Fixed Income Lacks Performance Benchmarks03.10.2014
As the fixed income landscape undergoes transformation brought on by regulatory reforms, financial institutions are faced with the problem of measuring trading performance in the absence of an established benchmark.
“In the OTC markets today, there isn’t even a centralized data repository,” said Isaac Chang, head of the fixed income trading business at KCG. “What are you benchmarking yourself against? What does good execution mean? In equities, everyone does TCA because there’s a tape, so you see every print.”
Chang says that the changes brought on by new regulations such as Basel III, the Volcker Rule, and the Dodd-Frank Act have had a profound impact on the way that fixed income securities get traded.
“The fixed income market traditionally has been a dealer-centric over the counter market,” he said. “The general model has been bank dealer desks are the primary market makers. Banks have been the primary source of origination, both on the credit side as well as in the auctions and syndicating government debt. Banks have always been at the center of the marketplace. With all the regulatory requirements, however, you’re starting to see banks pull back from the marketplace.”
Institutional investors are making sweeping changes to their fixed-income portfolios in response to the post-crisis regulatory changes in the bond markets, current interest-rate environment and expectations of future rate increases, according to a report by Greenwich Associates.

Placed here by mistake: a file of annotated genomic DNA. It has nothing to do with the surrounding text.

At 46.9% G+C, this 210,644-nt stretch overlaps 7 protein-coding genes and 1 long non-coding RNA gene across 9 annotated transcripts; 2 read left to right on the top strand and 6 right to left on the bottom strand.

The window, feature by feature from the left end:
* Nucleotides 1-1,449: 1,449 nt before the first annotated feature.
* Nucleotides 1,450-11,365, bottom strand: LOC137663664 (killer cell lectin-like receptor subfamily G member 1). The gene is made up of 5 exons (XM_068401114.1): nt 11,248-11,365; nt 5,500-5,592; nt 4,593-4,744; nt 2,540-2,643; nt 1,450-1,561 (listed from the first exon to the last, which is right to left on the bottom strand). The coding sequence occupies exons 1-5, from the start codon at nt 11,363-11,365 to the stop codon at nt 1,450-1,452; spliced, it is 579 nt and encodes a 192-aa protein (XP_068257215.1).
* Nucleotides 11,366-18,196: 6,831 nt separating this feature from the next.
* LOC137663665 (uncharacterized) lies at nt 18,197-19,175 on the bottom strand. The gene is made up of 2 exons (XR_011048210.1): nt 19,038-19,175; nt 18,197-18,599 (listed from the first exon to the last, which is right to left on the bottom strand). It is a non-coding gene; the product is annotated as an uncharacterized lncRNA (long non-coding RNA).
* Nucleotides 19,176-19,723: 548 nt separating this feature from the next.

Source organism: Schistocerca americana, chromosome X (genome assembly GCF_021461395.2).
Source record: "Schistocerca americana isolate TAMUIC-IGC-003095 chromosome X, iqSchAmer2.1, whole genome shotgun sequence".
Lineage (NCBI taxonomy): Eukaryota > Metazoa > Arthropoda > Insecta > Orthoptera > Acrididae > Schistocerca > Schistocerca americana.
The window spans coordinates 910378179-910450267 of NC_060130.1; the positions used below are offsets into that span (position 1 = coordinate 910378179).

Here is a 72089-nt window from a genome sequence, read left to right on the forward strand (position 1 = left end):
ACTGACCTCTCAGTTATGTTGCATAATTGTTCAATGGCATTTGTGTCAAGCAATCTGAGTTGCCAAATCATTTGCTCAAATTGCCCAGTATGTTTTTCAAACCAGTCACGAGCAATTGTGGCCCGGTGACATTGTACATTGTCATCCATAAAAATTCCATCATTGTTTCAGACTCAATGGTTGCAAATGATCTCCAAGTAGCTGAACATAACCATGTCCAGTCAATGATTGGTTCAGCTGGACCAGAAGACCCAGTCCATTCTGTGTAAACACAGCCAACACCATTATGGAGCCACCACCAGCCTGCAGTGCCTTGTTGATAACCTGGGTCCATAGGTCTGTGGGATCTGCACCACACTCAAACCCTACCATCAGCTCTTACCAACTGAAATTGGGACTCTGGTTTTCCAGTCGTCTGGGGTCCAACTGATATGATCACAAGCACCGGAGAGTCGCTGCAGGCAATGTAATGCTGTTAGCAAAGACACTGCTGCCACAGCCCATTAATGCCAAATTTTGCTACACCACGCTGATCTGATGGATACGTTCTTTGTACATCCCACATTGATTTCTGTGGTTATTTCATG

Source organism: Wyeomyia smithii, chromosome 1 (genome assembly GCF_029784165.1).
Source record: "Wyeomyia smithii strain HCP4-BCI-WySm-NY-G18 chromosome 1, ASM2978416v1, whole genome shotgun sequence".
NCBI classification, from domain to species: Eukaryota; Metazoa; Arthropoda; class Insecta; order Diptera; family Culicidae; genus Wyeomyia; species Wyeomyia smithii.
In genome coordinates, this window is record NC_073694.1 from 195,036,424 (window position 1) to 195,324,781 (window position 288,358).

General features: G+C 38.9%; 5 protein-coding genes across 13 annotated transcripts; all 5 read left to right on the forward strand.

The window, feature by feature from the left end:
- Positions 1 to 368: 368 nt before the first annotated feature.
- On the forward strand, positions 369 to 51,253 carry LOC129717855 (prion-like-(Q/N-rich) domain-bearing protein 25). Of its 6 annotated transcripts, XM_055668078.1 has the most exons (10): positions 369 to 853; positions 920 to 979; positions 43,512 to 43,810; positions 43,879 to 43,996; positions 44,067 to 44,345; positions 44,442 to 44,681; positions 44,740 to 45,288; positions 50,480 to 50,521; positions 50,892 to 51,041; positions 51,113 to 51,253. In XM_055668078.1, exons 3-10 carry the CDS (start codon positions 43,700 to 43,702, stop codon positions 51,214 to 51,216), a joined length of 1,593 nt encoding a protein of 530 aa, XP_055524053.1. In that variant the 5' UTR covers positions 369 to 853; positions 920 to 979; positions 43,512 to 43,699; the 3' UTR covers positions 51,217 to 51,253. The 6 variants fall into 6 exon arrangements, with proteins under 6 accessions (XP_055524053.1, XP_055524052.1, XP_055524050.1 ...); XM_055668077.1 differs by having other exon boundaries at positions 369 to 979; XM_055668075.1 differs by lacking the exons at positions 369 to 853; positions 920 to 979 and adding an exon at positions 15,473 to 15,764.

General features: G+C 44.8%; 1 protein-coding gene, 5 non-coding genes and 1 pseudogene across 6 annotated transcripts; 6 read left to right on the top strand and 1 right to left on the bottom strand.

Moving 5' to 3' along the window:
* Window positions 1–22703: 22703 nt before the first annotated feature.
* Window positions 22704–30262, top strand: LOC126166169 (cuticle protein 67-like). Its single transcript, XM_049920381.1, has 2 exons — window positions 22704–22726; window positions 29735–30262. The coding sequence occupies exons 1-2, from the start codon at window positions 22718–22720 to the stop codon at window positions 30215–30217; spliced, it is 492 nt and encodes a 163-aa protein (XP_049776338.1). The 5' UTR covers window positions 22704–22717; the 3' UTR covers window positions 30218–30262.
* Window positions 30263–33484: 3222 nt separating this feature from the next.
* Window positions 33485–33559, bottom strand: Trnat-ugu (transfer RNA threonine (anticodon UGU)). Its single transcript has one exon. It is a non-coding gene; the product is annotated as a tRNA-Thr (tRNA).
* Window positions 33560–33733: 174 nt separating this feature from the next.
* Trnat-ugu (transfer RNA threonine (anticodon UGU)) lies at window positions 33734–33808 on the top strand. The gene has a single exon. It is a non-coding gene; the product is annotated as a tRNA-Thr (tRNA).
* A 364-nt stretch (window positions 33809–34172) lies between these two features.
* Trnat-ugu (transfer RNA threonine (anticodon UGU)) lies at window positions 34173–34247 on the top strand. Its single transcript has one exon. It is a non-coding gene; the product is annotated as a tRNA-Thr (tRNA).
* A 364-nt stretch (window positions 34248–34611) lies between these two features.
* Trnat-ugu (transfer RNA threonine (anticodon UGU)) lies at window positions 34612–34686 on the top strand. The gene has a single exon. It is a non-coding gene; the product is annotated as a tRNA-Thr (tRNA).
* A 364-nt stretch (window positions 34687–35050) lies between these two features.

As a result, fixed-income exchange-traded funds (ETFs) are poised to take on a bigger role in institutional portfolios.
“As institutions move to shorten duration and find new sources of yield, current users of fixed-income ETFs expect to increase their use of the product and some non-users will elect to employ ETFs in implementing their portfolio strategies,” says Greenwich Associates consultant Andrew McCollum.
Institutional investors experimenting with fixed-income ETFs quickly begin increasing their use of and allocations to these products. About 60% of the institutional ETF users participating in the Greenwich study allocate more than 10% of fixed-income assets to ETFs, including almost one-third allocating between 10% and 30%.
One-third of institutions now using ETFs say they plan to increase their investments in these products in the next 12 months, including 43% of investment managers and 38% of institutional funds. While most current users expect to increase allocations to ETFs by 1-5%, a quarter plan increases of 6-10% and about one-in-10 expects to boost ETF investment by more than 20%. One-in-five non-users plan to start investing in fixed-income ETFs in the coming year.
Institutions indicated their top application of fixed-income ETFs is a strategic one—to obtain passive exposures in the core component of core-satellite portfolio constructions. With a strategic application already emerging as the most-cited fixed-income ETF use case among institutions, the evolution from tactical to strategic use appears to be taking place even more rapidly for this asset class, perhaps due to the challenges to investing in fixed-income secondary markets.
The institutions cite ease of use, liquidity, quick access, single-trade diversification and lower trading costs as main benefits to employing ETFs.
When it comes to selecting an ETF provider, pricing represents a key driver. Thirty-eight percent of institutions name “better pricing” as one of the three most important factors considered when selecting an ETF provider. The next closest factors are “liquidity” and “breadth of product offering,” which are named as the top consideration by about 21% each.
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